I believe that the ones who are into collecting old records in Macedonia and exchange them at other such festivals with other collectors from abroad didn’t even know that in their lives there were some people called Dimitar Kovachevski, Artan Grubi, Oliver Spasovski, Bujar Osmani, Fatmir Besimi, Bojan Marichic… Now they do. They must think to themselves, wow, our politicians are so good, they’ve done a great job with our country, honestly, there’s such law and order, we have European laws, the arm of the law is long…

This great success of the Customs is similar to the success the Public Enterprise for Management of Residential and Business Property had in cleaning the multi-storey garages that it manages. They boasted on Facebook that “the Association is always committed to timely response and maintaining the hygiene of the garages and the other properties it manages”. Timely what? They came out to clean only after the actress Irena Ristic and the team from “Don’t be garbage” made them look bad and collected their rubbish. And they, instead of hiding in shame, dared to brag that they did what they’re supposed to do.

Also similar to the case of the Public Enterprise “City Parking” in Skopje, which bragged they had put canopies on the toll booths in the Clinical Centre and where the tow truck operates, by posting on Facebook that they “work every day to improve the conditions for the citizens”. As if improving the conditions of the citizens isn’t their everyday obligation, so that when they do what they’re supposed to do, they need to brag about it.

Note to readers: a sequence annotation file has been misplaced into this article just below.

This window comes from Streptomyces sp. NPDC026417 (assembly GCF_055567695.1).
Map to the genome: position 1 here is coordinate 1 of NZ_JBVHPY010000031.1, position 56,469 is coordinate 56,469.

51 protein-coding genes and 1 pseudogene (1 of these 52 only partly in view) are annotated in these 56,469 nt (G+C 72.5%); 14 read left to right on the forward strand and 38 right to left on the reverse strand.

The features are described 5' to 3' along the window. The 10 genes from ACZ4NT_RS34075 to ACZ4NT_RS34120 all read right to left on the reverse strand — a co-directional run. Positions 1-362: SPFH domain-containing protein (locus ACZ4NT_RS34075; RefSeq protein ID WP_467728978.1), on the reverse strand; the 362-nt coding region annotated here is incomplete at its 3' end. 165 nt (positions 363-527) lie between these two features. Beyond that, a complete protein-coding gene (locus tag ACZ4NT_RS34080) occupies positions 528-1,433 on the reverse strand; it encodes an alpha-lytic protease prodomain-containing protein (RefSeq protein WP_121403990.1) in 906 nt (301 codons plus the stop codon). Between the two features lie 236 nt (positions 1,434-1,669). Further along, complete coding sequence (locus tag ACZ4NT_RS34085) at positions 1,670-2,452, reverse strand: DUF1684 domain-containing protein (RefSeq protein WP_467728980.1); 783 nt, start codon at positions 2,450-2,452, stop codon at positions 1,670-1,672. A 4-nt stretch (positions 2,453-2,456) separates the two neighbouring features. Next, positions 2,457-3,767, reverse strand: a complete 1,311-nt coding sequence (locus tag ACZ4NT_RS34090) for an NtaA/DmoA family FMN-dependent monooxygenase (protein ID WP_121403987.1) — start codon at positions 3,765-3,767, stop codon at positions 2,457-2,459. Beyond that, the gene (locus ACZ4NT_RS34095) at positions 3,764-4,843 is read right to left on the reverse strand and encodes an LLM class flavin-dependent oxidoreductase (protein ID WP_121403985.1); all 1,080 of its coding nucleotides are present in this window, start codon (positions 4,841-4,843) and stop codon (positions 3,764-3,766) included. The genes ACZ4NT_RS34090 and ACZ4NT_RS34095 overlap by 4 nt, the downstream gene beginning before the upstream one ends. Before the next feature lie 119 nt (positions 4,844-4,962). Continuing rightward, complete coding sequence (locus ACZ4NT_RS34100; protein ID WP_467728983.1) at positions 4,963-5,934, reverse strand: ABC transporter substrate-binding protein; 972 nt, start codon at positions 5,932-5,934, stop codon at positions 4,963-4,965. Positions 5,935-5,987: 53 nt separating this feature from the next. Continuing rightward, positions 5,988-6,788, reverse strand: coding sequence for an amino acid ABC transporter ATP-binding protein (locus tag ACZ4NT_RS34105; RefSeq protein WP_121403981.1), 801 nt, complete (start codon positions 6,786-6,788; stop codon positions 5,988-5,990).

5 To top off this regression, we have to note the initiative to return the monument to Andon Lazov Janev – Kjoseto, which was removed from its location in front of the Court by the Skopje local government while Petre Shilegov was mayor. Mayor Danela Arsovska now wants it back. Since the Municipality of Centar didn’t let her return it to the previous place and instructed her to seek permission from the Assembly, Levica called from the Municipality of Aerodrom and together with VMRO-DPMNE voted an initiative to put Kjoseto in Aerodrom. Now that initiative will be brought before the Assembly.

The SDSM government has managed to remove only one monument out of the hundreds Gruevski had commissioned, but didn’t have the courage to melt even that one. To make sure it was gone. So the Kjoseto would not exist, in case someone decided to look for it. We were optimists they’d demolish the eyesore Gruevski and Subrata Roy presented as a monument to Mother Teresa, which still blocks the exit from Macedonia Square, a building which is not only illegal but not safe as well, and they’ve failed to remove a single galley.

It’s like we’re back in 2013. We’ll now look for Kjoseto, just like when we used to look for the monuments that popped up all over the centre of Skopje, we wondered where they’d bring them from, which depots they hid them in, where they were cast. It’s been ten years since that madness. Looking back over the last decade, I realise this is how far we’ve come. From Kjoseto – to Kjoseto.

Meanwhile, we’ll focus on having debates and theorising how to bring back Macedonians who study in Slovenia. Why would they come back? To rejoice at Kjoseto? Should they come back for Kjoseto?

Translated by Nikola Gjelincheski